In mathematics, a subsequence is a sequence that can be derived from another sequence by deleting some elements without changing the order of the remaining elements. For example, the sequence is a subsequence of .
Given two sequences X and Y, a sequence G is said to be a common subsequence of X and Y, if G is a subsequence of both X and Y. For example, if
then a common subsequence of X and Y could be
This would not be the longest common subsequence, since G only has length 3, and the common subsequence has length 4. The longest common subsequence of X and Y is .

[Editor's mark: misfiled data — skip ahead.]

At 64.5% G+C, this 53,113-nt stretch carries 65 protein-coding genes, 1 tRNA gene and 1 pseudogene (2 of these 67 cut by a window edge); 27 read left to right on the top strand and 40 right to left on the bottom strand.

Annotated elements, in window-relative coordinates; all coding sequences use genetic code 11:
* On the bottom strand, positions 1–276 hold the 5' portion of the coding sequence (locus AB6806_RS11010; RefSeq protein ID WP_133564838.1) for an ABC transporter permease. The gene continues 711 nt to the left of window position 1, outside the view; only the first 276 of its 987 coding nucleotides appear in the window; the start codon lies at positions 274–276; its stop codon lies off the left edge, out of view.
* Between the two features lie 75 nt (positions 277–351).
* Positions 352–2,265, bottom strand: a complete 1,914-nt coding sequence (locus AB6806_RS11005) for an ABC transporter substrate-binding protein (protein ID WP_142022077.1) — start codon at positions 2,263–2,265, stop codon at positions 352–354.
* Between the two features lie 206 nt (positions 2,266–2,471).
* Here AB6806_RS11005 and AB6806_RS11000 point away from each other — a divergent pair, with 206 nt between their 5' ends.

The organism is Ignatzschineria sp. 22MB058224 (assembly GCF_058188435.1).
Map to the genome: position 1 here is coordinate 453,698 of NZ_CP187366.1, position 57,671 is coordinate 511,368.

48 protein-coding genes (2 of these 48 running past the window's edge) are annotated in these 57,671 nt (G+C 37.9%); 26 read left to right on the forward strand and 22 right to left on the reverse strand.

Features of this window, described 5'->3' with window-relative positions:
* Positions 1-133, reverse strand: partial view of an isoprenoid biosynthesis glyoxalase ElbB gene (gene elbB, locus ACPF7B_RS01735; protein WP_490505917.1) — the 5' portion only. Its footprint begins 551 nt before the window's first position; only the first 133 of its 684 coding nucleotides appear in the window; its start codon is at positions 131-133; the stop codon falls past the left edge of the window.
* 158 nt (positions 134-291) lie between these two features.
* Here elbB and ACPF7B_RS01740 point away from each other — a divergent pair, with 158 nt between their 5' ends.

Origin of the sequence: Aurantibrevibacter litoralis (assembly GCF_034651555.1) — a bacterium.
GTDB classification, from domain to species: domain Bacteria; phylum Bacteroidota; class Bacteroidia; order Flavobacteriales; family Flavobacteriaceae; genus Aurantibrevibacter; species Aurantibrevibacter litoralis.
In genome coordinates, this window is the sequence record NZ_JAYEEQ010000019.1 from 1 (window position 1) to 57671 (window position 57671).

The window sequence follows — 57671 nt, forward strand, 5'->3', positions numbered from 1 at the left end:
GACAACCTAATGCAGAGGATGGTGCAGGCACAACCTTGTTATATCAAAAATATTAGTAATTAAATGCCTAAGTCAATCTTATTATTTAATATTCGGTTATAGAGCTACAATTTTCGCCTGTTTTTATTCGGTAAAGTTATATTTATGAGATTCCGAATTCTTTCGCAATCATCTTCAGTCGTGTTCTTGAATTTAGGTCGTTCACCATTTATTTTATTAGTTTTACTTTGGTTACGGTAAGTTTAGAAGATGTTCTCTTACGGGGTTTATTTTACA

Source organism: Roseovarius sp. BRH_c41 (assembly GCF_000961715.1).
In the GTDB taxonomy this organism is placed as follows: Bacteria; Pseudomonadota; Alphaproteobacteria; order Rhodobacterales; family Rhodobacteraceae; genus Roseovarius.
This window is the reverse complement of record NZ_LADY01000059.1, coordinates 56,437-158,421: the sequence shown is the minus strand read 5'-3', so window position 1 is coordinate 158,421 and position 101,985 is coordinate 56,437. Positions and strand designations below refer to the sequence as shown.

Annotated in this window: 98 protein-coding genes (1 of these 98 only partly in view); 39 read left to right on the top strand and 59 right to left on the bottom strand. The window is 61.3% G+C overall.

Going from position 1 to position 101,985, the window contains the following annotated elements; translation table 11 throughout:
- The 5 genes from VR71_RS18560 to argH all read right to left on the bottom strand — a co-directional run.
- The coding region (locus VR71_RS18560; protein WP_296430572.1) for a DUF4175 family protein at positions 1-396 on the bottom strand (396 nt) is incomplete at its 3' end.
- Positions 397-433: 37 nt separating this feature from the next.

Take two strands of DNA, say:
- ORG1 = ACGGTGTCGTGCTATGCTGATGCTGACTTATATGCTA
- ORG2 = CGTTCGGCTATCGTACGTTCTATTCTATGATTTCTAA.
See also 
- Subsequential limit
- Limit superior and limit inferior
- Longest increasing subsequence problem
- Erdős–Szekeres theorem
- In computer science, string is often used as a synonym for sequence, but it is important to note that substring and subsequence are not synonyms. Substrings are consecutive parts of a string, while subsequences need not be. This means that a substring of a string is always a subsequence of the string, but a subsequence of a string is not always a substring of the string, see: Gusfield, Dan (1999) . Algorithms on Strings, Trees and Sequences: Computer Science and Computational Biology. USA: Cambridge University Press. p. 4. ISBN 0-521-58519-8.